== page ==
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I've never been to this musuem but I found that it is the only place the city lists as an attraction.
It is open Tuesday through Saturday, from 10:00 am to 3:00 pm. The Western Museum of Flight is located at historic "Jack Northrop Field - Hawthorne Municipal Airport." There is a minimum charge of $3.00 for adults and $2.00 for children.
Southern California Historical Aviation Foundation (SCHAF) members are admitted free with their membership cards. Free parking is available at the entrance to the Museum.
Planes that are on display include the modern jets like F14 Tomcat and the YF23 Black Widow and old World War II planes like Jack Northrop's JB-1 Bat.
Updated Apr 4, 2011
Address: 12016 Prairie Avenue
Phone: (310) 332-622
They serve Turkish, Moroccan, Mediterranean style dishes. They are 100% Halal. The dishes are quite tasty and the staff is very courteous and helpful. I liked all the decorations-- lots of drapes and middle eastern style cushions-- and quiet music.
Favorite Dish: I usually have something that comes with pita bread, falafel with hummus. The place is vegan friendly as long as you like fava beans. They have shwarma and kafta and other choices with lamb and chicken.
Written Jul 15, 2009
Address: 12211 Hawthorne Blvd Hawthorne, CA 90250
Phone: (310) 675-3400
According to my 3rd grade teacher, Hawthorne is named after the famous American writer Nathaniel Hawthorne. The daughter of one of the land develpers who founded Hawthorne liked the author's writing and shared the same birthday as the author.
Hawthorne was incorportated as a city in 1922.
Northrop Grumman Corporation is linked with Hawthorne since they moved here in 1939. Since the Southern California Aviation boom fizzled out, Hawthorne has been going down the tubes.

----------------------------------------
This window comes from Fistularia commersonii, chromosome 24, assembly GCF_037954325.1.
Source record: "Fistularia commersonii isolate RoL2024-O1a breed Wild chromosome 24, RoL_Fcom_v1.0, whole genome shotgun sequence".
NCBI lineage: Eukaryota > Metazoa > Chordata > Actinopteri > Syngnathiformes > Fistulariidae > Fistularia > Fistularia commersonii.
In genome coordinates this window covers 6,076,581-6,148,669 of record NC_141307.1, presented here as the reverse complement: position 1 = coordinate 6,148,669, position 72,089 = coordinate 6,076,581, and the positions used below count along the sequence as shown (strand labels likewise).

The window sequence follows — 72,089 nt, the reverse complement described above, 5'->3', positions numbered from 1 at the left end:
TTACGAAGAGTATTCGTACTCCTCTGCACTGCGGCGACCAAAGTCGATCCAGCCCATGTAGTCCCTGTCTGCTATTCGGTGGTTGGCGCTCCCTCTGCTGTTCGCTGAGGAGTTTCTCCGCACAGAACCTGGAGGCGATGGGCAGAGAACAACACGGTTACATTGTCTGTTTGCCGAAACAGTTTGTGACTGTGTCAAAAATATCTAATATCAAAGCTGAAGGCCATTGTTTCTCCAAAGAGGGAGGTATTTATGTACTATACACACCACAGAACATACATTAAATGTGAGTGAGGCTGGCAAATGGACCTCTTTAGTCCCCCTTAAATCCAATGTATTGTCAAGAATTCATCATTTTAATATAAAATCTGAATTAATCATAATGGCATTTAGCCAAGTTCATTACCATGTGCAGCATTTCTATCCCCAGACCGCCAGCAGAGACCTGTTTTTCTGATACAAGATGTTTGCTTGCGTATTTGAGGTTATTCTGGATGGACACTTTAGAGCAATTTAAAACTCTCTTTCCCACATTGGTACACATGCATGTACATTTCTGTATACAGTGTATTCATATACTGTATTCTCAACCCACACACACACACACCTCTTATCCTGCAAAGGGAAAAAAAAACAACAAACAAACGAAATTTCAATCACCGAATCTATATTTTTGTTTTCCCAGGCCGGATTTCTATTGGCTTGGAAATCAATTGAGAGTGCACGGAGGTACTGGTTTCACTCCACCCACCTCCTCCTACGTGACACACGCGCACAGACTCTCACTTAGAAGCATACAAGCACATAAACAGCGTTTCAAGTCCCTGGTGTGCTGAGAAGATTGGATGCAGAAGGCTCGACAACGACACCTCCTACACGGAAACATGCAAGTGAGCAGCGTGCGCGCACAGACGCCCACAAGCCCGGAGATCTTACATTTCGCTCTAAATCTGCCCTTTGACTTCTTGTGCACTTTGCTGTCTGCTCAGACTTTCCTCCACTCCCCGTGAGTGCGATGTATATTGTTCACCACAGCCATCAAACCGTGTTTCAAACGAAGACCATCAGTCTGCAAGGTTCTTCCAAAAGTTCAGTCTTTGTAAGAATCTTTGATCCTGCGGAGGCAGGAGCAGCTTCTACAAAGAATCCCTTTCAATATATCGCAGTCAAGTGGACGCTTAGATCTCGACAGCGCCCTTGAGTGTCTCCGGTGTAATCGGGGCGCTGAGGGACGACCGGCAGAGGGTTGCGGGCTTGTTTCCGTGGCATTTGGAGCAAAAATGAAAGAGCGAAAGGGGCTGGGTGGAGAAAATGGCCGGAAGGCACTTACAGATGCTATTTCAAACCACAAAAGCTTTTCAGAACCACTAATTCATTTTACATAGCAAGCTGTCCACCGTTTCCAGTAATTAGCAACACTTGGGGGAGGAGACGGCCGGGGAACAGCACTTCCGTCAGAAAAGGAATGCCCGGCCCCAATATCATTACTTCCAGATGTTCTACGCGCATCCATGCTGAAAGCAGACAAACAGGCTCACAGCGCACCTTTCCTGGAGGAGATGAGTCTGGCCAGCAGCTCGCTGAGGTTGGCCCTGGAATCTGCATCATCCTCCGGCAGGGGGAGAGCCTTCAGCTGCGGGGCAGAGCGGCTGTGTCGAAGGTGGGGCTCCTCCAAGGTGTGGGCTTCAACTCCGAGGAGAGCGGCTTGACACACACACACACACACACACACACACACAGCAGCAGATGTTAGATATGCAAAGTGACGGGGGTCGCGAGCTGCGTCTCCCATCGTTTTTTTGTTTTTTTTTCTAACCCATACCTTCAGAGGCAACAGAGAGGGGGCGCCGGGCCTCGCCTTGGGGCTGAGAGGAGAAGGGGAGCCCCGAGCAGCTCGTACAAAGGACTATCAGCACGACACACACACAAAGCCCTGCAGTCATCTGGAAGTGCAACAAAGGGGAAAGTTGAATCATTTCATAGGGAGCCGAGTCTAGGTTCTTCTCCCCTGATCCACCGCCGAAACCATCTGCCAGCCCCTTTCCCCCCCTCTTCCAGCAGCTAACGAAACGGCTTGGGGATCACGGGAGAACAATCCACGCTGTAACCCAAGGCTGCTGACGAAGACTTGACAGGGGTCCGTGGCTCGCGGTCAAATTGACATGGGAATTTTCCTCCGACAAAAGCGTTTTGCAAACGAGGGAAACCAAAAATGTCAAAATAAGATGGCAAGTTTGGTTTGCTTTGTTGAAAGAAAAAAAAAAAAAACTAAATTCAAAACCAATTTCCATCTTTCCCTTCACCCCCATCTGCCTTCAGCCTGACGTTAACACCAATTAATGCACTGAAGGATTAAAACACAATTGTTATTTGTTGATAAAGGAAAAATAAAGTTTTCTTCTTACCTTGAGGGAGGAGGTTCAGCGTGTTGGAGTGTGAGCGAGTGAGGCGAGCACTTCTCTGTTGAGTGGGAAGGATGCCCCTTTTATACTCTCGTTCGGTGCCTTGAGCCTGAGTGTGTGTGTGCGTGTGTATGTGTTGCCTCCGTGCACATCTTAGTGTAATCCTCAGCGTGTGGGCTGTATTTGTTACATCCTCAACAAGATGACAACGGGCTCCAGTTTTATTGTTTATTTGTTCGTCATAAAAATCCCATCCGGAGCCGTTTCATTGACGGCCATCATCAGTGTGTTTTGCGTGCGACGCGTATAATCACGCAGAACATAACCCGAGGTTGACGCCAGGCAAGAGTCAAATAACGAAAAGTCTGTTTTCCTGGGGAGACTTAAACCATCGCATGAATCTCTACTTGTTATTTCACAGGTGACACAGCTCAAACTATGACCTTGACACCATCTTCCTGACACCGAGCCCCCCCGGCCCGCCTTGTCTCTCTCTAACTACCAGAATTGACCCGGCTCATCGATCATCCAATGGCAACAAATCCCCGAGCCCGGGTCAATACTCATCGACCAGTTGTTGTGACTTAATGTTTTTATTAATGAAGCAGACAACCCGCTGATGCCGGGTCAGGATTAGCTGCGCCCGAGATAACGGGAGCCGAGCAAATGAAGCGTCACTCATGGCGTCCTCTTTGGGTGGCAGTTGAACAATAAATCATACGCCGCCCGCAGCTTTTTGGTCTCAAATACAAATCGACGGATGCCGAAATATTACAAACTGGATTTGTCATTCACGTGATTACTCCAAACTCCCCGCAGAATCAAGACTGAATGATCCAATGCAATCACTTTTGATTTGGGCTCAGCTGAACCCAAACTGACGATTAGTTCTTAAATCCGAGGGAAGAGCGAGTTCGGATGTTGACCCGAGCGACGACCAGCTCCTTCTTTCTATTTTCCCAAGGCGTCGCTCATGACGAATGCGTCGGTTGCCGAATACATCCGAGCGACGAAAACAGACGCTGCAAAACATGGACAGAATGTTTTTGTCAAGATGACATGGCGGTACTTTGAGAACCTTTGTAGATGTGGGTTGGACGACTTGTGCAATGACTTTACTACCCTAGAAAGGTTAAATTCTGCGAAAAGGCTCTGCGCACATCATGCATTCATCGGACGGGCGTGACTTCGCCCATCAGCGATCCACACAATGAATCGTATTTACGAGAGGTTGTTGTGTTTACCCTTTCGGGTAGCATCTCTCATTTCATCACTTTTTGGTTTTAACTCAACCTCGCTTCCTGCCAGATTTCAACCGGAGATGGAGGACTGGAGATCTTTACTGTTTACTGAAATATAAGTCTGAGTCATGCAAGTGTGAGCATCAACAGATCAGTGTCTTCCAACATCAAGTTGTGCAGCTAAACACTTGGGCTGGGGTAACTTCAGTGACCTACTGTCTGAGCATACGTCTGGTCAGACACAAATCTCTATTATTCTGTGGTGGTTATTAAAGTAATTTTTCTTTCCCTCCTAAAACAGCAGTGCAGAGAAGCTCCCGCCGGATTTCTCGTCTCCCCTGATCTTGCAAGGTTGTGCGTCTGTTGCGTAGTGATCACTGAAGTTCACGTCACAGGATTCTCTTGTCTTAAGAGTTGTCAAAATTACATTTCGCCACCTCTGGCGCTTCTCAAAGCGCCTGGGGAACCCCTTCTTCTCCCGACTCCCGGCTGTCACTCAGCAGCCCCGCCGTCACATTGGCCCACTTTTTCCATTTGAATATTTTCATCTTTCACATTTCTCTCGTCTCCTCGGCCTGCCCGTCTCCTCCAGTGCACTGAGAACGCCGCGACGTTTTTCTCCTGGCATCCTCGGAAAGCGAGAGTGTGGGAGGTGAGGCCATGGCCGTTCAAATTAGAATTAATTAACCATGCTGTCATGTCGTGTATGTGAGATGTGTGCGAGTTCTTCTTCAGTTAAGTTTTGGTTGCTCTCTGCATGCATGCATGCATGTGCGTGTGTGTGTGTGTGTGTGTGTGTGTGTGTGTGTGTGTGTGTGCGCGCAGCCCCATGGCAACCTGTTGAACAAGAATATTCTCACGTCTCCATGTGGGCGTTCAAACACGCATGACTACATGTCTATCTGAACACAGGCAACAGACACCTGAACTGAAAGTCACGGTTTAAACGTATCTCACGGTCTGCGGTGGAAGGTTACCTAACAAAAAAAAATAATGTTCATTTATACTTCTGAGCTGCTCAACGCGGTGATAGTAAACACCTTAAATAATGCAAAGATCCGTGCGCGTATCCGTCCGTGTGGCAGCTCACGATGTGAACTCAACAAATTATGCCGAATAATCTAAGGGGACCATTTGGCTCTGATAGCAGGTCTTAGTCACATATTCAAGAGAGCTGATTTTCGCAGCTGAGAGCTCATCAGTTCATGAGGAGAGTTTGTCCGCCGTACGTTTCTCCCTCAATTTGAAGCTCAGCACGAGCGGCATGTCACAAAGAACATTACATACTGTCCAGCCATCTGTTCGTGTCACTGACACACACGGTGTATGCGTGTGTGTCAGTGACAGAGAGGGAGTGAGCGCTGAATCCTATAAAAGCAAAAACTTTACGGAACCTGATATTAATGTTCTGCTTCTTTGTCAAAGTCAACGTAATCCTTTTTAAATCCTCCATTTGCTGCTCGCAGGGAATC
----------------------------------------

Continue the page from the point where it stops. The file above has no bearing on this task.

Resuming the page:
Updated May 27, 2003
Fondest memory: I wouldn't say this goes with the words "Fondest Memory". But it is interesitng to note how even in the suburbs of LA the gang culture found a pseudo-cult following.
Gang violence is a serious problem in most big cities, but it kind of became a phenomon in the LA area. While I was in elementry school it wasn't uncommon for kids to say "I know the Pirus" and some other kid ot say "My brother knows Crips." Even playground trash talk became about what gang names you knew.
Most of what I know just comes from listening to rap music and reading the newspapers. But the LA gangsterism phenomenon was out there even before movies like "Colors", "Boyz N Hood", or "Menace II Society" were box office hits. It was kind of crazy to think about how a kid living in Hawthorne would know about the Hoovers or ETGs or other infamous street gangs.
Hawthorne only has a few "known" sets:
Hawthorne Pirus (Bloods) and the rest are Crip sets--118th Gangster Crips and Water Gates.
From what little I know, the gang life is totally different in the suburbs when comparing them to the gangs in South Central LA. But the gangster mentatily is very noticable.
Updated May 28, 2003
Favorite thing: According to my mom the only business that looks like it has grown in this city is a Strip Club that has grown from a 1 story building into a 2 story building
Fondest memory: My mom wasn't sure which bus to take one day and accidentally walked into the strip club not knowing what it was.
Written Apr 15, 2003
Favorite thing: The opening parade for the 1984 Los Angeles Games came down Hawthorne Blvd. You know the one where the guy runs with the torch.
Fondest memory: I remember our family with my grandparents, uncles, and aunts went with Sri Lankan flags to wave on the Sri Lankan team. But we ended up missing the 1 or 2 (or 3?) Lankan atheletes that came that year.
Written Apr 15, 2003